Designing a new manufacturing processes for plasma proteins to maximise alpha-1 antitrypsin recovery
The majority of plasma fractionators use ethanol fractionation to manufacture proteins. The ethanol denatures some proteins and alpha-1 antitrypsin is one of them. Knowledge of the proteins present in fractions from the Kistler and Nitschmann process alongside chromatographic choices, has led us to design an efficient process for the manufacture of alpha-1 antitrypsin (AAT). AAT, a major inhibitor of proteases has been purified from A+1 supernatant using a three step chromatographic process. The A+1 supernatant was loaded to copper charged chelating sepharose at pH 6.2 and 2.5 mM imidazole where at least 99.5% of albumin and alpha-1 acid glycoprotein (AAG) flowed through and AAT, transferrin (Tf) and haptoglobin (Hp) were bound. The eluate from this column was loaded to a Ni sepharose 6 fast flow column, stripped of its nickel ions and charged with copper ions (pH 6.2 and 2.5 mM imidazole). The AAT does not bind under these conditions whilst the transferrin and haptoglobin do. The AAT was further purified on anion exchange to yield a product that was at least 80% pure and 100% active. Currently albumin is manufactured using two more ethanol fractionation steps and an anion exchange column. We describe a method where albumin and AAG are efficiently separated using diiethylamino ethoxy (DEAE) sepharose at pH 4.6. These two chromatographic steps yield albumin of comparable purity to that manufactured by the ethanol fractionation process. We further propose a method of separating Hp and Tf using an anion exchanger; thus completing the processing of all the important proteins found in A+1 supernatant.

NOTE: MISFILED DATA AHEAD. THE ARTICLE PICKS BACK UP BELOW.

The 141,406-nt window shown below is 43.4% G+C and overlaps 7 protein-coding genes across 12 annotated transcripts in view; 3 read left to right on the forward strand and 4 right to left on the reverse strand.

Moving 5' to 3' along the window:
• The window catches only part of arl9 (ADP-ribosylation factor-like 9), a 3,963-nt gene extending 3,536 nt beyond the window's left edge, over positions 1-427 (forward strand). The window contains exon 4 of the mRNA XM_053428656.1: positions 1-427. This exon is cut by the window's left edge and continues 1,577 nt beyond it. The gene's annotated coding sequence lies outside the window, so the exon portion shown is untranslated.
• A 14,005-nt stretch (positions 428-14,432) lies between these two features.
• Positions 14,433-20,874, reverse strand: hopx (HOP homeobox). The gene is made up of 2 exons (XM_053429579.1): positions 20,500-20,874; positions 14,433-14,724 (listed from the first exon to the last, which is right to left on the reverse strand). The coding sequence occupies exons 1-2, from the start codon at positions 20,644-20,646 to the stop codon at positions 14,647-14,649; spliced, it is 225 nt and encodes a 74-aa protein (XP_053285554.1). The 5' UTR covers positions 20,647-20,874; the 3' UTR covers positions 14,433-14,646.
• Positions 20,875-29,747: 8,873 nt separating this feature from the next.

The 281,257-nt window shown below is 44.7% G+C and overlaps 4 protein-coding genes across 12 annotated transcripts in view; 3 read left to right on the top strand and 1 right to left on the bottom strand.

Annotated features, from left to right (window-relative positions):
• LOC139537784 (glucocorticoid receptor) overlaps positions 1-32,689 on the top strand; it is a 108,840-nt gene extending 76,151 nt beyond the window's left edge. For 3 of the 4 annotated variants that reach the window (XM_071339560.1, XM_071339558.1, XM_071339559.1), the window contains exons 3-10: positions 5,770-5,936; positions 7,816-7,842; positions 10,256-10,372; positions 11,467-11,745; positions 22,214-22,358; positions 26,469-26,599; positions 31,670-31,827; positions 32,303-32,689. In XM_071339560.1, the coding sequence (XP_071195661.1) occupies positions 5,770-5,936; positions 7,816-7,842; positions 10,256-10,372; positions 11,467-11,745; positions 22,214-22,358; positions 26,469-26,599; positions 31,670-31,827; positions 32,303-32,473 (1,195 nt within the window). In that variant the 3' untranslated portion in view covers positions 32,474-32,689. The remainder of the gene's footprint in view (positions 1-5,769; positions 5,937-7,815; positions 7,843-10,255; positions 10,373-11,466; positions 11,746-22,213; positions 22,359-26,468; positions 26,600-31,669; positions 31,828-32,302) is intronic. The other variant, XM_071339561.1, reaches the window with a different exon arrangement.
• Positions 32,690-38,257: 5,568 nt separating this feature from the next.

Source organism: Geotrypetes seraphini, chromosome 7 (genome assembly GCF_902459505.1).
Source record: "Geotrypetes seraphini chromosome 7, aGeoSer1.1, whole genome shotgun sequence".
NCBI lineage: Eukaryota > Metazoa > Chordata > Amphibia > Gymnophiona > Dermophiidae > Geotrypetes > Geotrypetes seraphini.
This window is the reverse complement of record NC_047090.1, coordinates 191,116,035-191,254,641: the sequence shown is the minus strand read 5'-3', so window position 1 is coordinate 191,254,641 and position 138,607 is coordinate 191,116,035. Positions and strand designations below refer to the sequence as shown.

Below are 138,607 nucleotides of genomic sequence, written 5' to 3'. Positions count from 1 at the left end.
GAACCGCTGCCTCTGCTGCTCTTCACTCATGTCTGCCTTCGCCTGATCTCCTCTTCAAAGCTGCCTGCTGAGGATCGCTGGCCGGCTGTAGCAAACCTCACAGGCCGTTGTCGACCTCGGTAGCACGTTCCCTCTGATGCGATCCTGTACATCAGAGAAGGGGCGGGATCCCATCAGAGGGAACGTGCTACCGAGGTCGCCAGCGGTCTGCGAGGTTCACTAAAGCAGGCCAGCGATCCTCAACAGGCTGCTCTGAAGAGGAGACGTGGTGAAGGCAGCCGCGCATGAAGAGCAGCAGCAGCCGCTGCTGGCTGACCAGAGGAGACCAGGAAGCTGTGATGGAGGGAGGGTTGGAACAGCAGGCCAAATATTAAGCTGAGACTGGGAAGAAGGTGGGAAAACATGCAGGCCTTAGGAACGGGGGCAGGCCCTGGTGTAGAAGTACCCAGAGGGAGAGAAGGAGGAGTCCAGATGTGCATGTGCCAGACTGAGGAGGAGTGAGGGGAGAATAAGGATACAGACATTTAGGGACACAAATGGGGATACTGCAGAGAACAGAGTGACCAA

Journal: Food and Bioproducts Processing - Volume 86, Issue 1, March 2008, Pages 65–73